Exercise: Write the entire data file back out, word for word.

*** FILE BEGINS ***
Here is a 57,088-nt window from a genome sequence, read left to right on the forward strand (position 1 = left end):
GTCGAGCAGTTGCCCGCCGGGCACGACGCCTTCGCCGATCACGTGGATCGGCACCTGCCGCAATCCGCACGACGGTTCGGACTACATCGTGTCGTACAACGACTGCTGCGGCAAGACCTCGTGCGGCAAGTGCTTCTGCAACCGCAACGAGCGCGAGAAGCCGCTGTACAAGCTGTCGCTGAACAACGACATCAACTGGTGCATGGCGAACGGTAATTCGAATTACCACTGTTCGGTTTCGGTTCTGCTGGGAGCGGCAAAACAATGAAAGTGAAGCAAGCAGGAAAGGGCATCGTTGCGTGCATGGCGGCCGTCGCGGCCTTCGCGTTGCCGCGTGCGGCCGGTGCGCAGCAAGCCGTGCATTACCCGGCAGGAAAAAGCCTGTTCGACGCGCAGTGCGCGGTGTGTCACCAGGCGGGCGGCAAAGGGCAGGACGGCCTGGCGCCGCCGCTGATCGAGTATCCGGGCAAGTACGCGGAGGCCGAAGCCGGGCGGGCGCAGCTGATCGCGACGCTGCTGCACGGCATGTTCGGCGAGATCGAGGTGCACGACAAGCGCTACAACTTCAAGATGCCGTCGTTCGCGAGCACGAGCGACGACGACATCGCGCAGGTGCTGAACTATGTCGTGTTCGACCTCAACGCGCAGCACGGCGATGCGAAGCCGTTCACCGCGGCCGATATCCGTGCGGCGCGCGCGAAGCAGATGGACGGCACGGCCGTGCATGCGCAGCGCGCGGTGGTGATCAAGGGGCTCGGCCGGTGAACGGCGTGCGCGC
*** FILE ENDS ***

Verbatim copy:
Here is a 57,088-nt window from a genome sequence, read left to right on the forward strand (position 1 = left end):
GTCGAGCAGTTGCCCGCCGGGCACGACGCCTTCGCCGATCACGTGGATCGGCACCTGCCGCAATCCGCACGACGGTTCGGACTACATCGTGTCGTACAACGACTGCTGCGGCAAGACCTCGTGCGGCAAGTGCTTCTGCAACCGCAACGAGCGCGAGAAGCCGCTGTACAAGCTGTCGCTGAACAACGACATCAACTGGTGCATGGCGAACGGTAATTCGAATTACCACTGTTCGGTTTCGGTTCTGCTGGGAGCGGCAAAACAATGAAAGTGAAGCAAGCAGGAAAGGGCATCGTTGCGTGCATGGCGGCCGTCGCGGCCTTCGCGTTGCCGCGTGCGGCCGGTGCGCAGCAAGCCGTGCATTACCCGGCAGGAAAAAGCCTGTTCGACGCGCAGTGCGCGGTGTGTCACCAGGCGGGCGGCAAAGGGCAGGACGGCCTGGCGCCGCCGCTGATCGAGTATCCGGGCAAGTACGCGGAGGCCGAAGCCGGGCGGGCGCAGCTGATCGCGACGCTGCTGCACGGCATGTTCGGCGAGATCGAGGTGCACGACAAGCGCTACAACTTCAAGATGCCGTCGTTCGCGAGCACGAGCGACGACGACATCGCGCAGGTGCTGAACTATGTCGTGTTCGACCTCAACGCGCAGCACGGCGATGCGAAGCCGTTCACCGCGGCCGATATCCGTGCGGCGCGCGCGAAGCAGATGGACGGCACGGCCGTGCATGCGCAGCGCGCGGTGGTGATCAAGGGGCTCGGCCGGTGAACGGCGTGCGCGC